June has long been recognized as LGBTQ Pride Month in honor of riots at Stonewall, which took place in New York in June 1969. During Pride Month, it is not uncommon to see the rainbow flag proudly displayed as a symbol LGBTQ. rights movement ... But how did this flag become a symbol of LGBTQ pride?
It dates back to 1978, when openly gay and transvestite artist Gilbert Baker designed the first rainbow flag. Baker later said that he tried to persuade him Harvey Milk., one of the first openly elected gay men in the United States to create a symbol of pride in the gay community. Baker chose to make this symbol a flag because he believed flags to be the most powerful symbol of pride. As he later said in an interview, “Our job as gay people was to open up, to be visible, to live in the truth, as I say, to get out of lies. The flag really suits this mission because it is a way to declare yourself or say, "This is who I am!" "Baker saw the rainbow as a natural flag from the sky, so he used eight colors for the stripes, each color with its own meaning (hot pink for sex, red for life, orange for healing, yellow for sunlight, green for nature, turquoise for art, indigo for harmony and purple for spirit).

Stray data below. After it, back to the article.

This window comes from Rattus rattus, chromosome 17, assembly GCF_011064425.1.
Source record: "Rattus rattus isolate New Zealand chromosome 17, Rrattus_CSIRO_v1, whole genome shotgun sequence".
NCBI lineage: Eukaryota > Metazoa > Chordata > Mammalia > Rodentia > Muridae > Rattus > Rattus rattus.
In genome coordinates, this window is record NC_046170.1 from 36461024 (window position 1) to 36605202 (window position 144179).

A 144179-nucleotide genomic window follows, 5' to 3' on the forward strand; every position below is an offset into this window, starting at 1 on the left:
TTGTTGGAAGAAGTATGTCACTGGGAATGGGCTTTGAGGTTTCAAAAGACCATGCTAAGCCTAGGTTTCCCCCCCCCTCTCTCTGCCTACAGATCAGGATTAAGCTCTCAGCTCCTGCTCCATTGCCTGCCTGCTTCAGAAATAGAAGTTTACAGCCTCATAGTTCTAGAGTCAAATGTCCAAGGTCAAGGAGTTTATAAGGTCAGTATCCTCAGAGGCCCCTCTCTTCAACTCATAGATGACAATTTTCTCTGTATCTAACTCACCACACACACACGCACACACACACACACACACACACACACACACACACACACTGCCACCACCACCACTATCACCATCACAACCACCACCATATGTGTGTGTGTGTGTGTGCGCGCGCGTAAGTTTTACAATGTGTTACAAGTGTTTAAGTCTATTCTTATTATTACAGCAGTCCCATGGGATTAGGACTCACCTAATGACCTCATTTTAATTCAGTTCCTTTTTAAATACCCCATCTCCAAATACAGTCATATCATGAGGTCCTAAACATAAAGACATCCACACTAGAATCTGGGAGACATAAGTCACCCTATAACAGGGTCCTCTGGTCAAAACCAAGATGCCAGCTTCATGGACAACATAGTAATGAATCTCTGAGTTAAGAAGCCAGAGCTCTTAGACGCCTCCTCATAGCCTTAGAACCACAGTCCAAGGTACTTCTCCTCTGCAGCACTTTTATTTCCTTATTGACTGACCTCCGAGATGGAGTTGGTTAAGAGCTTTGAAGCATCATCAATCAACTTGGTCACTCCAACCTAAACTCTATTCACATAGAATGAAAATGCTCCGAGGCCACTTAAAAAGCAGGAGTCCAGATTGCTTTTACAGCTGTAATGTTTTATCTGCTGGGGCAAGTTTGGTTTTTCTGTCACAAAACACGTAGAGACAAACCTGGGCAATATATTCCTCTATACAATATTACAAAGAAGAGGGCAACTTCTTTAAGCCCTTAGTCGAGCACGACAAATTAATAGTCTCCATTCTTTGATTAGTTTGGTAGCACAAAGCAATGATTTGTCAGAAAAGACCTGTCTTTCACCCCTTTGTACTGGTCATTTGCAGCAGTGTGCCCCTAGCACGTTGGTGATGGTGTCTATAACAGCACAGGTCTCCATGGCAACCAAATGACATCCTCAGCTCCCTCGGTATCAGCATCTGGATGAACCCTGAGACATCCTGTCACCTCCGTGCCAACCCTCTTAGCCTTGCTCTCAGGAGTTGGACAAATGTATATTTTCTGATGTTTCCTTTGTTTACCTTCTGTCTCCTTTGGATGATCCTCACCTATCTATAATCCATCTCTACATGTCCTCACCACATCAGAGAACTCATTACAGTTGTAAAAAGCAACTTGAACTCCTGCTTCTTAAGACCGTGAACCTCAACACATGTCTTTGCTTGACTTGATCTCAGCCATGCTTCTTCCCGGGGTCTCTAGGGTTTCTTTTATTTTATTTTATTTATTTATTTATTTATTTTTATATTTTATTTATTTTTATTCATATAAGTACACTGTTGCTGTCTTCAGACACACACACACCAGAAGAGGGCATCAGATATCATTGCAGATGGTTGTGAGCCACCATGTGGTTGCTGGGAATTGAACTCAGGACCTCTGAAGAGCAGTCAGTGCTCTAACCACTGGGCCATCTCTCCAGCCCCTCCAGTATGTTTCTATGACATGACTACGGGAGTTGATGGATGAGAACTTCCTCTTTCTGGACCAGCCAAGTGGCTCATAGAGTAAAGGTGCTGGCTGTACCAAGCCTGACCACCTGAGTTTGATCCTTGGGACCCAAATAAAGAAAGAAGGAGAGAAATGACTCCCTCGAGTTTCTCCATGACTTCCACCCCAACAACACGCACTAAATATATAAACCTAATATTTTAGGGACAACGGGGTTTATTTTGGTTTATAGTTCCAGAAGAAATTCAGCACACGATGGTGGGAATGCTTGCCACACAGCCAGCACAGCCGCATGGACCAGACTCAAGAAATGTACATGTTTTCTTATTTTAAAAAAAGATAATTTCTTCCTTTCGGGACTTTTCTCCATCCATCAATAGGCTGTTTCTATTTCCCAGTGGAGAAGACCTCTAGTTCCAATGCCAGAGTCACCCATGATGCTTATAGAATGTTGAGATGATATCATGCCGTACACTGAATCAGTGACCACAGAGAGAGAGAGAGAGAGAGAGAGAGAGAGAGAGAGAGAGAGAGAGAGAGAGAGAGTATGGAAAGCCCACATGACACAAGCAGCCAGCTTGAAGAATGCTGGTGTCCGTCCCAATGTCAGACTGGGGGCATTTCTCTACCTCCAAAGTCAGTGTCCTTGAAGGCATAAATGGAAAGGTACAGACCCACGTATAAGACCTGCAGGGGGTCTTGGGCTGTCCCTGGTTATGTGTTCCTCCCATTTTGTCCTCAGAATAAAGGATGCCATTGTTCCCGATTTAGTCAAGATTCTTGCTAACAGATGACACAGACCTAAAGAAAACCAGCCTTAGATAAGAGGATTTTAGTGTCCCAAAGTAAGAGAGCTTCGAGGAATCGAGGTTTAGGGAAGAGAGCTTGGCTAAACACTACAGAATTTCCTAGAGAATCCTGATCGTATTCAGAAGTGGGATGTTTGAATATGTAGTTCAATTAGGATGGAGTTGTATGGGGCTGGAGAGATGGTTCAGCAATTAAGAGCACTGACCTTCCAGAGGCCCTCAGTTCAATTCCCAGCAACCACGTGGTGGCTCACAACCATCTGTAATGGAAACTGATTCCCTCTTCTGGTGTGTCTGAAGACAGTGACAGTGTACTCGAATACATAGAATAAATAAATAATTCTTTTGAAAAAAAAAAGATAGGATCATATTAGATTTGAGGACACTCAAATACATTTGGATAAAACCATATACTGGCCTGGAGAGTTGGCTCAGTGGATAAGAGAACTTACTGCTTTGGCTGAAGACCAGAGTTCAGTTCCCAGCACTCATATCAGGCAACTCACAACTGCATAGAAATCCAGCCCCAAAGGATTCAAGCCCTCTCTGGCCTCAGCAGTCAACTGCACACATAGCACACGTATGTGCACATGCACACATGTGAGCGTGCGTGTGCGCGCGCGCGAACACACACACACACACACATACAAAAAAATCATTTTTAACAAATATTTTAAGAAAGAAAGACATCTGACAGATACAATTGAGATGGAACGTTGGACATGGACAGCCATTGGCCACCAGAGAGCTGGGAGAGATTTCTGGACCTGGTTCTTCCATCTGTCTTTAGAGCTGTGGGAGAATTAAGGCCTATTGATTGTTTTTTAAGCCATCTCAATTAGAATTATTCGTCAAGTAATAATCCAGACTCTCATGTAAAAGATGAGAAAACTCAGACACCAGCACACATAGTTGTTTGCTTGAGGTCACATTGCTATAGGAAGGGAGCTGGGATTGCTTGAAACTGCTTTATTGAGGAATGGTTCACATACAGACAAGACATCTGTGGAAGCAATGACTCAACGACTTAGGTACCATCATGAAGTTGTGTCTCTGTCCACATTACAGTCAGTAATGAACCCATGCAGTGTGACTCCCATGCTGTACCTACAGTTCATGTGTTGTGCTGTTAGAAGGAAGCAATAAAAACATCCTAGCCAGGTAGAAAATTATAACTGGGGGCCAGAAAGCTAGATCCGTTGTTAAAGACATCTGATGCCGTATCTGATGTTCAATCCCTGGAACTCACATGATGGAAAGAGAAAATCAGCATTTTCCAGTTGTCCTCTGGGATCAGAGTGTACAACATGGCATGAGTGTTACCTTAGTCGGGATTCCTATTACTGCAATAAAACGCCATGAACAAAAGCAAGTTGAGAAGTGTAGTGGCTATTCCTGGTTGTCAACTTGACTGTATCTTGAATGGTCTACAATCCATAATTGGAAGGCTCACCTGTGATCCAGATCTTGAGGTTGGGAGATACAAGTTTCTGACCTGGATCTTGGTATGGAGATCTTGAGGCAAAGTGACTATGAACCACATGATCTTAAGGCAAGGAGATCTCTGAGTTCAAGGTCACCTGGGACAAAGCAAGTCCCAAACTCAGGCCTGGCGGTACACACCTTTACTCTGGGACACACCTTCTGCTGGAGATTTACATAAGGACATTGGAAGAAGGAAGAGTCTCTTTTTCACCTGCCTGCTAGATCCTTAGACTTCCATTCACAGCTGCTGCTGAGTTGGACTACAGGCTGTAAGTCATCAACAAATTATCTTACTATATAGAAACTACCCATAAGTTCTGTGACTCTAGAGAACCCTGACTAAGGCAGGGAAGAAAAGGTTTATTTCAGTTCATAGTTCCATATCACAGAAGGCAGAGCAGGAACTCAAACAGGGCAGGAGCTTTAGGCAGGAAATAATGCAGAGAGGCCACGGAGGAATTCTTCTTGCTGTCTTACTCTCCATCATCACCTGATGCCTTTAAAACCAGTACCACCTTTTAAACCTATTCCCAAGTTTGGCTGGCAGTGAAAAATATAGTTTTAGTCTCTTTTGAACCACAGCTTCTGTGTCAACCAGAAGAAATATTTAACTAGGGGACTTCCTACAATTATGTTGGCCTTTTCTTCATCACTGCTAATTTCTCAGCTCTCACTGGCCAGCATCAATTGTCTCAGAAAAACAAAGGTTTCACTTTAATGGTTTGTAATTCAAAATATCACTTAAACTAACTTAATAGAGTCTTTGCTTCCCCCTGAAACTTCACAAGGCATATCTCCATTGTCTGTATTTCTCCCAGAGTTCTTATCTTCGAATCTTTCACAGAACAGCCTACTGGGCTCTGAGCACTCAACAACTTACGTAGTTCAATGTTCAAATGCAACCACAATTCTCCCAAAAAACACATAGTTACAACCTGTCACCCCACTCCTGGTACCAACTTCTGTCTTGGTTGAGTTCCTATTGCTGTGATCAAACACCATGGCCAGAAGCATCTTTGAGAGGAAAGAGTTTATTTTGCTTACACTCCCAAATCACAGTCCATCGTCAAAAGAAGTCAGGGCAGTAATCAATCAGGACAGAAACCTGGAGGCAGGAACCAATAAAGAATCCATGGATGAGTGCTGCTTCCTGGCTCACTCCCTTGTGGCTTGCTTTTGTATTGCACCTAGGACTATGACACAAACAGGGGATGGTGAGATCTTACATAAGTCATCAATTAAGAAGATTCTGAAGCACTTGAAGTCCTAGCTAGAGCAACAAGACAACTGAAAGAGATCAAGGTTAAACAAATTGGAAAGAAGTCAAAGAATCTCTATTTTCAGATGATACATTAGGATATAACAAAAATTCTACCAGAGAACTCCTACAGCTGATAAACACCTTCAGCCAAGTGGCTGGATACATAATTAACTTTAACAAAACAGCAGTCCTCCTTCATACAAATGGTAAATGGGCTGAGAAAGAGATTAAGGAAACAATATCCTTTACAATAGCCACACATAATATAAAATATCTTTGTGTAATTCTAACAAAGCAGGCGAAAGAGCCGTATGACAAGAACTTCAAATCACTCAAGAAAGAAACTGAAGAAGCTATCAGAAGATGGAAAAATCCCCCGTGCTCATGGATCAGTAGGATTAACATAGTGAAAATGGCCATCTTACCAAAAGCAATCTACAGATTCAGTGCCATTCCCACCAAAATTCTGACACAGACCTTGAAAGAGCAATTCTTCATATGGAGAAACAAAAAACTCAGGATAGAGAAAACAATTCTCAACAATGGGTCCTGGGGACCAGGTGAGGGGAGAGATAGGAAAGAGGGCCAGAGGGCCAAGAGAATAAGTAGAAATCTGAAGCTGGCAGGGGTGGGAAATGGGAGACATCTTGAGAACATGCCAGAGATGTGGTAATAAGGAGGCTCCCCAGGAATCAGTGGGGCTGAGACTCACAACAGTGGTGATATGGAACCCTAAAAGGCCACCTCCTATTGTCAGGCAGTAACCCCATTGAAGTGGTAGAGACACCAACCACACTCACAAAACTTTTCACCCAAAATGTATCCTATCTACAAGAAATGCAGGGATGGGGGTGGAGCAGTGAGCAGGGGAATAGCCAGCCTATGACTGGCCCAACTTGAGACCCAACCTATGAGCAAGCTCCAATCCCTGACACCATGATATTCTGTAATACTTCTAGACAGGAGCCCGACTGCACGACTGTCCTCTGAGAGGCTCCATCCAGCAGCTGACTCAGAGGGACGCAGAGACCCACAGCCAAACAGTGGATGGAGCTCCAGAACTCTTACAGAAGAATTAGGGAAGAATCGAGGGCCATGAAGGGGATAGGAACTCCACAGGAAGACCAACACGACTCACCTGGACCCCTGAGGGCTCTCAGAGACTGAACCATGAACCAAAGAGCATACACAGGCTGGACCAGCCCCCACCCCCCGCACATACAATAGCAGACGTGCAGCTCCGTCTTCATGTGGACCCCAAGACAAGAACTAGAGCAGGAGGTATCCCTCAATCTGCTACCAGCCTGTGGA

The first versions of the rainbow flag were hoisted on June 25, 1978 at the Gay Freedom Day parade in San Francisco. Baker and a team of volunteers made them by hand, and now he wanted to produce the flag for mass consumption. However, due to production issues, the pink and turquoise stripes were removed and the indigo was replaced with the basic blue, resulting in a modern flag with six stripes (red, orange, yellow, green, blue, and purple). Today it is the most common variation of the rainbow flag with a red stripe on top, as in a natural rainbow. The different colors have come to reflect the immense diversity and unity of the LGBTQ community.
It wasn't until 1994 that the rainbow flag became a true symbol of LGBTQ pride. That same year, Baker made a mile-long version for the 25th anniversary of the Stonewall riots. The rainbow flag is now an international symbol of LGBT pride and can be seen flying proudly in both promising and difficult times around the world.